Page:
-Potential spoilers for the early Gaunt’s Ghosts novels-
Publisher: Black Library
Genre: Military SF
Publication Date: 2004
The Phantine XX are the Imperial Army’s elite flight unit. But even they cannot hope to stand against the forces of Chaos for long. Fortunately, they are not alone. Unfortunately, neither are the enemy.
Action in the Warhammer 40,000 setting is generally confined to the ground. Over the past two decades, the game has cornered the market in dieselpunk science fantasy amid the stars. Wars are fought in trenches, millions of men march to their deaths through muddy fields, and if a spaceship turns up it’s probably going to exterminate the planet from orbit. In Double Eagle, Dan Abnett shows another side to the war. The war in the air.
Set in the Sabbat Worlds, and taking part around the same time as books 4-6 of Gaunt’s Ghosts, Double Eagle is rightly regarded as a classic by many 40k fans. Out of print for many years, this book has finally been reissued to coincide with the new Aeronautica game from Games Workshop. Aside from the brilliant new cover, nothing about the book has changed, and it’s just as brutally classic now as it was fifteen years ago.
Dogfighting has been a mainstay of SF since Star Wars was released in 1977, particularly when it comes to film and television. The most famous literary example is probably Michael Stackpole’s and Aaron Allston’s X-WIng series, but there are a few others. What separates Double Eagle, is that it is far closer to the World War Two actions that inspired George Lucas. These fighter pilots are limited by the edge of a planet’s atmosphere. Refuelling and landing for repairs are important components, as are the troops on the ground below. Dogfighting and bombing are both covered in all their unglamorous detail. Abnett’s eye for action is unquestionably one of the finest in the genre. This is a book where you can smell the smoke from the explosions, feel the wind on your face, and the tang of fuel gets caught in your throat. It’s a book that pulls you in by the throat and refuses to let you go.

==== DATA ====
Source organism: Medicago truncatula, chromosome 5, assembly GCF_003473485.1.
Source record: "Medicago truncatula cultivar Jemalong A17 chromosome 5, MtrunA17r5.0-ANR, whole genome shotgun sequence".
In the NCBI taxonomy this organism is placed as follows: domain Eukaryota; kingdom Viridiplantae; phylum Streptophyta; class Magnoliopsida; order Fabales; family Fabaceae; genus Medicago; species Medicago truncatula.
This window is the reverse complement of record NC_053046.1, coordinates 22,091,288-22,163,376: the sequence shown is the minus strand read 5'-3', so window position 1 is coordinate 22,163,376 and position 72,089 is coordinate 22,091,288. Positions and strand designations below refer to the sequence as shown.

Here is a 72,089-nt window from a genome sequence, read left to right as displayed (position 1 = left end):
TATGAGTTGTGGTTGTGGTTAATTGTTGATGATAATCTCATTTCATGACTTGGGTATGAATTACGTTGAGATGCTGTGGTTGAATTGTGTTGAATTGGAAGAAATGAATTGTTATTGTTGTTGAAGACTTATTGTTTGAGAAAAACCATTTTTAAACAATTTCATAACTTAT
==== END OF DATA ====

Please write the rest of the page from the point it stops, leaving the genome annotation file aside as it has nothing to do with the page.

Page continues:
With his longer series, Abnett proved himself the master of getting readers invested in characters before ruthlessly killing them off. While you can’t really compare a fourteen book series and a standalone, his talent with characters is on full display, and you just know that a single bullet is all it will take to end someone’s time on the page. With so many bullets flying, and a lot of characters around to catch them, there isn’t a single point in the book that anyone feels safe. And that’s exactly how a war-story should feel, particularly one in the grim dark future.
It would be easy to criticise Double Eagle for being light on plot, but honestly? I think a deeper plot would weigh the book down. This is the story of a single episode of a larger campaign, told over about a fortnight. The enemy is coming and we must stop them. Really, that’s all the plot you need for a book like this.
If you’re into your wargaming, this is a book you cannot afford to miss. If you’re not, it’s still a cracking story.